### Parts of a Circle

A circle in the coordinate plane can be identified by its center and radius and can be defined by an equation.

A **circle** is the set of all points that are a fixed distance $r$ from the center. The distance from the center to any point on the circle is the **radius**. For example, when a compass is used to draw a circle, the point is placed at the center, and the width of the compass opening is the radius. Because the width is always the same, as the compass is turned, the pencil draws a circle.

$\sqrt{(x-h)^2+(y-k)^2}$

$r=\sqrt{(x-h)^2+(y-k)^2}$

$(x-h)^2+(y-k)^2= r^2$

$\begin{aligned}(x-0)^2+(y-0)^2=r^2\\x^2+y^2= r^2\end{aligned}$

### Circles in the Coordinate Plane

Circles Centered at the Origin
$x^2+y^2= r^2$ |
Circles Centered at $(h,k)$
$(x-h)^2+(y-k)^2= r^2$ |
---|---|

A: $x^2+y^2=25$ $r = 5$ B: $x^2+y^2=49$ $r = 7$ C: $x^2+y^2=81$ $r = 9$ |
D: $(x-8)^2 + (y-8)^2=36$ Center $(8,8)$, $r=6$ E: $(x+9)^2 + (y-7)^2=64$ Center $(-9, 7)$, $r=8$ F: $x^2+(y+5)^2=25$ Center $(0, -5)$, $r=5$ G: $(x+10)^2 + (y+5)^2=4$ Center $(-10, -5)$, $r=2$ |

### Graphing Circles

A circle with a given equation can be graphed in the coordinate plane by determining the center and radius.

When the equation of a circle is not given in standard form, the center and radius may be difficult to identify. Sometimes, the equation of a circle is given in general form:
It is called the general form because any conic section can be written in that form. The coefficients determine the type of conic section represented by the equation. If $A=B$ and $A\neq0$, then the graph of the equation is a circle.
To identify the center and radius and to graph the circle, it is helpful to rewrite it in standard form:
The process involves completing the square, a method of rewriting parts of the equation as a perfect square.

$Ax^2+By^2+Cx+Dy+E=0$

$(x-h)^2+(y-k)^2=r^2$

Step-By-Step Example

Graphing a Circle by Completing the Square

Graph the circle with the equation:

$x^2-12x+y^2+6y-19=0$

Step 1

Write the equation in standard form. Move the constant term to the right side of the equation, and group terms with the same variable.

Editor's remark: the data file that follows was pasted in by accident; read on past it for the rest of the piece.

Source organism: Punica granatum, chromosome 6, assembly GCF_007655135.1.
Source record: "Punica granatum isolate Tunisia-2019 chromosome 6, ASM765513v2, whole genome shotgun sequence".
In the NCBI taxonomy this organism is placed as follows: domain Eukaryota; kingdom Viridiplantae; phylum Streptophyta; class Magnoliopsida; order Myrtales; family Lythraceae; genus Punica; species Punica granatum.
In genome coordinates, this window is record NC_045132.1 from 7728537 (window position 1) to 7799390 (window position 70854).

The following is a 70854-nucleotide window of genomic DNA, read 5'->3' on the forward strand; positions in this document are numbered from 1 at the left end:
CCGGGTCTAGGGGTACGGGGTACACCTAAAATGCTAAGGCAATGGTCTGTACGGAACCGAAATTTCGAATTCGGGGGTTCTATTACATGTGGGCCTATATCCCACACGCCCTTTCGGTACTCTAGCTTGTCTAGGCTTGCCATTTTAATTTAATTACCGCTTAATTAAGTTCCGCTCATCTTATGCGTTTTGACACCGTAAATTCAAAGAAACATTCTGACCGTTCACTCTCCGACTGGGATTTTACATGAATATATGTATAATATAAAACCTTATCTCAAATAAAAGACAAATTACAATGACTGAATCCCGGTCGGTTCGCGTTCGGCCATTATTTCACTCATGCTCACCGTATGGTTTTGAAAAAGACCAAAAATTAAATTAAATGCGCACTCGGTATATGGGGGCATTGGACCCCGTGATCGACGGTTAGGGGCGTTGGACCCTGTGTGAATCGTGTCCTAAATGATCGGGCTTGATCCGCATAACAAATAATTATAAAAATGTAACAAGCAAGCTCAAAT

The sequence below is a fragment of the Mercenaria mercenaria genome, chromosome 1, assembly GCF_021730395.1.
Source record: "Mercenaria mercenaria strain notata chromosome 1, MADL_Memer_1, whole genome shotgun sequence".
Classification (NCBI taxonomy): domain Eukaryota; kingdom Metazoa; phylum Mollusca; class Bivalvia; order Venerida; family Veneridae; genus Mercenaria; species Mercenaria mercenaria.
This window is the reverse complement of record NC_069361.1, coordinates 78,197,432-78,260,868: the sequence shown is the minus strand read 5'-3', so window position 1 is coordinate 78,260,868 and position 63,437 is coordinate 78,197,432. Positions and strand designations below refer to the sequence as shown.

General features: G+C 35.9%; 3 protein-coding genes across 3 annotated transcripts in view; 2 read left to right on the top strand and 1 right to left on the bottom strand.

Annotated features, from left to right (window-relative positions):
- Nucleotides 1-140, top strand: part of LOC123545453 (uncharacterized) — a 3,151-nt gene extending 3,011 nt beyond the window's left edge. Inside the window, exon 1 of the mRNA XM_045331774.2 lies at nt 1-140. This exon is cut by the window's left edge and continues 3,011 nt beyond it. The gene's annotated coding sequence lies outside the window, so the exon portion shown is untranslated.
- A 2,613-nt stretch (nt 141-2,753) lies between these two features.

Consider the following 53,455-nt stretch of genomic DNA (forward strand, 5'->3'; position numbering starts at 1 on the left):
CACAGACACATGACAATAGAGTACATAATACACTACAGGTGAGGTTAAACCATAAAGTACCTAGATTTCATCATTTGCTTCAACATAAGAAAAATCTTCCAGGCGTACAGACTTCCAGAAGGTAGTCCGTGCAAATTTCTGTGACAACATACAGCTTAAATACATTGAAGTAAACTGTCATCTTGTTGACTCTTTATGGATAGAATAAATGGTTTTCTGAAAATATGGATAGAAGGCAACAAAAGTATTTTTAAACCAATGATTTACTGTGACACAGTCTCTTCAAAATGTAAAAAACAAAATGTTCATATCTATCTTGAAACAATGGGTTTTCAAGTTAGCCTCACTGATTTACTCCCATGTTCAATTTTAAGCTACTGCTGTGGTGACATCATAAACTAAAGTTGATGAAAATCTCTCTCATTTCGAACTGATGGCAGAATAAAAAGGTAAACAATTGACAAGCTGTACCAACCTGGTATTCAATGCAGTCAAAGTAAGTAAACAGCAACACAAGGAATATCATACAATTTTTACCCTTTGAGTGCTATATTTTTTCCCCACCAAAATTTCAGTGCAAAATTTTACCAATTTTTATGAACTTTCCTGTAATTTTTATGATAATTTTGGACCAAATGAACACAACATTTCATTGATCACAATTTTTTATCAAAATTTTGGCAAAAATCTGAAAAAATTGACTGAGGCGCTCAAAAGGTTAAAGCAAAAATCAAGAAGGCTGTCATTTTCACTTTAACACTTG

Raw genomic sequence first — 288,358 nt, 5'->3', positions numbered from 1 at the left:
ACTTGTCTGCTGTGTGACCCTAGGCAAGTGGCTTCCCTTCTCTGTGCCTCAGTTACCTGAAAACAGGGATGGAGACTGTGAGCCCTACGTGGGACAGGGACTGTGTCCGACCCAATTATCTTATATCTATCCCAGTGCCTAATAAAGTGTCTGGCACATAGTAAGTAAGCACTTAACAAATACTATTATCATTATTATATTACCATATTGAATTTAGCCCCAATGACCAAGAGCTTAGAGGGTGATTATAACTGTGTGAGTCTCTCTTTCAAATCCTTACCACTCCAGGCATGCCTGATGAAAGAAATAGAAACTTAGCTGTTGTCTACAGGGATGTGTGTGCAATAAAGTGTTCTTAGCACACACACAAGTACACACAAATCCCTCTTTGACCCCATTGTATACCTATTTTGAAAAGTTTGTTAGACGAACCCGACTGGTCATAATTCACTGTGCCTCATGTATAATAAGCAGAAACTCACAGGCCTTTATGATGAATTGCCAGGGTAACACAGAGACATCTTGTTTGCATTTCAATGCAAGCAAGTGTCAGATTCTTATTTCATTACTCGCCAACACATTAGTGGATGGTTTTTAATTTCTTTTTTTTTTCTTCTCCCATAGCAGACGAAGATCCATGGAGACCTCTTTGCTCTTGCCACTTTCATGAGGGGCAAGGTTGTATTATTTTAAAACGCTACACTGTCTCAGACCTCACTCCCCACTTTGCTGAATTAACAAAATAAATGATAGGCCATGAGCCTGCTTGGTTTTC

$\begin{aligned}{\color{#c42126}x^2-12x}+{\color{#0047af}y^2+6y}-19&=0\\{\color{#c42126}x^2-12x}+{\color{#0047af}y^2+6y}&=19\\({\color{#c42126}x^2-12x})+({\color{#0047af}y^2+6y})&=19\end{aligned}$

Step 2

Identify the terms that need to be added to complete the square for the $x$-terms and the $y$-terms. Write the equation, using blanks for the missing terms.
The missing term for each variable is a number that will make each expression a perfect square. To find this number, divide the coefficient of the middle term by 2, and square the result.
For the $x$-terms:
For the $y$-terms:

$\begin{aligned}({\color{#c42126} x^2-12x+\underline{\ \ \ \ }})+ ({\color{#0047af} y^2+6y+\underline{\ \ \ \ }})=19+{\color{#c42126} \underline{\ \ \ \ }}+{\color{#0047af} \underline{\ \ \ \ }}\end{aligned}$

$\left(\frac{-12}{2}\right)^2=36$

$\left(\frac{6}{2}\right)^2=9$

Step 3

Complete the square for each variable. Add the missing number for the $x$-terms to both sides of the equation, and add the missing number for the $y$-terms to both sides of the equation. Then, factor the expressions on the left side into perfect squares and simplify the right side to write the equation in standard form.

$\begin{aligned}({\color{#c42126} x^2-12x+\underline{\ \ \ \ }})+ ({\color{#0047af} y^2+6y+\underline{\ \ \ \ }})&=19+{\color{#c42126} \underline{\ \ \ \ }}+{\color{#0047af} \underline{\ \ \ \ }}\\({\color{#c42126} x^2-12x+36})+({\color{#0047af} y^2+6y+9})&=19+{\color{#c42126} 36}+{\color{#0047af} 9}\\({\color{#c42126} x-6})^2+({\color{#0047af} y+3})^2&=64\end{aligned}$

Step 4

Identify the center and radius.
The center of the circle is the point $({\color{#c42126}6}, {\color{#0047af}-3})$, and the radius is $\sqrt{64}=8$.

$({\color{#c42126} x-6})^2+({\color{#0047af} y+3})^2=64$

Solution

By Hand: Plot the center of the circle. Use the radius to plot additional points that are 8 units up, down, left, and right from the center, and graph the circle through these points.

On a Graphing Calculator: Solve for $y$.$(x-6)^2+(y+3)^2=64$

$(y+3)^2=64-(x-6)^2$

$y+3=\pm\sqrt{64-(x-6)^2}$

$y=\pm\sqrt{64-(x-6)^2}-3$

$\begin{aligned}Y_1&=\sqrt{64-(x-6)^2}-3 \\Y_2&=-\sqrt{64-(x-6)^2}-3 \end{aligned}$